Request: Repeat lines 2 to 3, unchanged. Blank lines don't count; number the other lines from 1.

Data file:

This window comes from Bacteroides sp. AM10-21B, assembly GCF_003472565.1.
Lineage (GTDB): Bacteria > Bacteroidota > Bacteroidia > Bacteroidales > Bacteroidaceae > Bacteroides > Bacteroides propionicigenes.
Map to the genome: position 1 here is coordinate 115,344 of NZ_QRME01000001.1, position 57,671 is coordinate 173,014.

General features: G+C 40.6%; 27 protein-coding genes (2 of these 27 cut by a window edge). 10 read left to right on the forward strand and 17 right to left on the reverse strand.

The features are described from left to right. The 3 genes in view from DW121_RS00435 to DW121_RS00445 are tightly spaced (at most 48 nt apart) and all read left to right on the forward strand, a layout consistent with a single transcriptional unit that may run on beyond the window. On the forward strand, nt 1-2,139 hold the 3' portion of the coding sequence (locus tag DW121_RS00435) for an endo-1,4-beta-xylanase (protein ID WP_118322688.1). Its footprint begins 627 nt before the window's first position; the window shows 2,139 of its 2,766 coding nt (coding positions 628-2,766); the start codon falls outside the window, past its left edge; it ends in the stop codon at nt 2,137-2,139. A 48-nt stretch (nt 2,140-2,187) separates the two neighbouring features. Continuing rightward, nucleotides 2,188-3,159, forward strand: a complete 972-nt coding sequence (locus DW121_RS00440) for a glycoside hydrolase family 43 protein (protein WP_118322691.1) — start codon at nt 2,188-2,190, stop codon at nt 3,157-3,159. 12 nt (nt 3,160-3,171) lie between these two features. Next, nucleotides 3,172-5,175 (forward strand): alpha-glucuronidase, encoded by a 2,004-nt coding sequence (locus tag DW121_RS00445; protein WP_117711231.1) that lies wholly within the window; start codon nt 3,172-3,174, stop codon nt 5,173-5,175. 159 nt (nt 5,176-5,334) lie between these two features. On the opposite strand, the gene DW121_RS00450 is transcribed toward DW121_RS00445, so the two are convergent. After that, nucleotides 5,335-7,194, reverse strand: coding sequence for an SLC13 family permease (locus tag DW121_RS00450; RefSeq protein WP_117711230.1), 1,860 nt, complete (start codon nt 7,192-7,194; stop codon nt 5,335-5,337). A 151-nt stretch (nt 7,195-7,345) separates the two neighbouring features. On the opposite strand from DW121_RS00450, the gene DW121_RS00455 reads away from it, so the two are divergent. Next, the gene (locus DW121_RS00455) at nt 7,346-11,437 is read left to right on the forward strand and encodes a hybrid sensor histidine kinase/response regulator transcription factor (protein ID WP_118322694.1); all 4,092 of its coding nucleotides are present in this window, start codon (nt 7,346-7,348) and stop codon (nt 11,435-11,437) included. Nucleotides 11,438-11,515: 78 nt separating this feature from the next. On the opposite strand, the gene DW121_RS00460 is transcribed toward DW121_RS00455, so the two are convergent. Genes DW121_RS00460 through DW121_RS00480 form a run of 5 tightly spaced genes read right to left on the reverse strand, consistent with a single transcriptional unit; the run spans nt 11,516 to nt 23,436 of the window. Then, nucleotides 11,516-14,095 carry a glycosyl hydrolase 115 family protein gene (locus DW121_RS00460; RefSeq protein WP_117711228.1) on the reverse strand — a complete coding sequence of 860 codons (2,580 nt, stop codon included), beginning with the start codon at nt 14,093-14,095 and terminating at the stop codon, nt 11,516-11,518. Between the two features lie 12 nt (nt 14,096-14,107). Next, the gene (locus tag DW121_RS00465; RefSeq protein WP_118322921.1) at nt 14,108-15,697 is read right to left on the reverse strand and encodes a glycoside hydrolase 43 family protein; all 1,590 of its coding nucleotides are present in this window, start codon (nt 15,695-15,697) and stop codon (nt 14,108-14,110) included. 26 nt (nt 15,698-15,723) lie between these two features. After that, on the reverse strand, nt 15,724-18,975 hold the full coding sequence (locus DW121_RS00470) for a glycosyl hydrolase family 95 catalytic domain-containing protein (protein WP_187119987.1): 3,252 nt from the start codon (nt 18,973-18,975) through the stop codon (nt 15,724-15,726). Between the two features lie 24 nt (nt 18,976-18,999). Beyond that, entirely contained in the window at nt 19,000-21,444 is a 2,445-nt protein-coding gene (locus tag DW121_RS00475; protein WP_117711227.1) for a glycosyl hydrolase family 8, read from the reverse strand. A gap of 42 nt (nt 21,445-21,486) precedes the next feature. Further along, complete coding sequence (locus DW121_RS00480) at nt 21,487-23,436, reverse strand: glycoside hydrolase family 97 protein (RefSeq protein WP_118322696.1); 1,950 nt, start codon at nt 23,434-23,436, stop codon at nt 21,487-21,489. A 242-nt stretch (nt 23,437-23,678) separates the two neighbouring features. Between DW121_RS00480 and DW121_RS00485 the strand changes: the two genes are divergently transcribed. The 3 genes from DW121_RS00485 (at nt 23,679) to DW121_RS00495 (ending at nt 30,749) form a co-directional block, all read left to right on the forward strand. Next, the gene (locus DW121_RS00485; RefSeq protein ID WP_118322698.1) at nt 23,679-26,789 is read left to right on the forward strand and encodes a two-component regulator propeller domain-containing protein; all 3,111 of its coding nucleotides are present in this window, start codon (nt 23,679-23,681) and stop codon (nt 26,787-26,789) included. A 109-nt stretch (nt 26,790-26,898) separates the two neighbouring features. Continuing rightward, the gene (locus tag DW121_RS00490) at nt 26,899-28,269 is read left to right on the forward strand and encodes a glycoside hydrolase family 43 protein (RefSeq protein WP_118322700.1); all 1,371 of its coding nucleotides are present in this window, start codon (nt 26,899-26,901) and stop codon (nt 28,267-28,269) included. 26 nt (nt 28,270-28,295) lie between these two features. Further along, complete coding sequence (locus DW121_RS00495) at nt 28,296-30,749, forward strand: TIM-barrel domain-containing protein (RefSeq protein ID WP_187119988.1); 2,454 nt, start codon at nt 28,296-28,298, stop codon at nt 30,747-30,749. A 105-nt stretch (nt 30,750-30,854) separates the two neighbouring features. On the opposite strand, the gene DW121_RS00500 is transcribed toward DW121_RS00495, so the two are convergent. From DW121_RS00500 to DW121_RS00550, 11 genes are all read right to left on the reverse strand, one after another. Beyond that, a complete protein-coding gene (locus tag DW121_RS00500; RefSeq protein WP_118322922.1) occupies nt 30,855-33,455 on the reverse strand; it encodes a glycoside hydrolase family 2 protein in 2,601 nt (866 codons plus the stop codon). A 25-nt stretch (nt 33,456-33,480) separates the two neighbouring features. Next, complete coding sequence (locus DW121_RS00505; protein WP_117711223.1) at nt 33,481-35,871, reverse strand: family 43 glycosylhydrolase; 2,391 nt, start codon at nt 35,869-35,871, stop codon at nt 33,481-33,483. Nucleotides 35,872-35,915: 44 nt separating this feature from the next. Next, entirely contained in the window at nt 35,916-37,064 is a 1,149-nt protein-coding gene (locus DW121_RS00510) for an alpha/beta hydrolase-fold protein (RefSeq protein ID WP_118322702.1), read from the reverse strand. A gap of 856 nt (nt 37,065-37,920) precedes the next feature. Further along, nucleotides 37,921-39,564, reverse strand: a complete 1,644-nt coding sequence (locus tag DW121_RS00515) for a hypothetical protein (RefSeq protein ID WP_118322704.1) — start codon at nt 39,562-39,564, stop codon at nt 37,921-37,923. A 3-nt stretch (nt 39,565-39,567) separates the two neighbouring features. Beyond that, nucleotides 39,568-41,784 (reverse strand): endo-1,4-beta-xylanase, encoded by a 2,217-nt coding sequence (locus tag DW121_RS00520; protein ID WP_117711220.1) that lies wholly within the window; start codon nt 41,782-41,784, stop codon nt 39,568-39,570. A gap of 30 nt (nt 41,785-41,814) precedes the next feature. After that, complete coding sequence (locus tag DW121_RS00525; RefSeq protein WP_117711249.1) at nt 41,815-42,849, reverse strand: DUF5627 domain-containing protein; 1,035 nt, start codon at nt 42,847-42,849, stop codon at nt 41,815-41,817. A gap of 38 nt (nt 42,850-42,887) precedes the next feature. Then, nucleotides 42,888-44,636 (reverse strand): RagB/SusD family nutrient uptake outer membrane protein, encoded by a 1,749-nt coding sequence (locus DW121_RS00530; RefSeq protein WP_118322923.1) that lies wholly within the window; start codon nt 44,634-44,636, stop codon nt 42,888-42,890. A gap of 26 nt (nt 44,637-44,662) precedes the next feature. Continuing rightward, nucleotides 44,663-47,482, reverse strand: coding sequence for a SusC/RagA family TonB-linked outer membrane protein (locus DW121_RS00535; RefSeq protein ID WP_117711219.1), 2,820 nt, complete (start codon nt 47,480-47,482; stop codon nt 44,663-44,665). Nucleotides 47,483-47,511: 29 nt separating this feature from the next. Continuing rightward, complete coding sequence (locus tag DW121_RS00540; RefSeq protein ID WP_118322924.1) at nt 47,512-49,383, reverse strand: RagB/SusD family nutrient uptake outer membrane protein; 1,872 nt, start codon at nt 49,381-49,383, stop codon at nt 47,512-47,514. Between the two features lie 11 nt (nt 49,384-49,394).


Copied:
Lineage (GTDB): Bacteria > Bacteroidota > Bacteroidia > Bacteroidales > Bacteroidaceae > Bacteroides > Bacteroides propionicigenes.
Map to the genome: position 1 here is coordinate 115,344 of NZ_QRME01000001.1, position 57,671 is coordinate 173,014.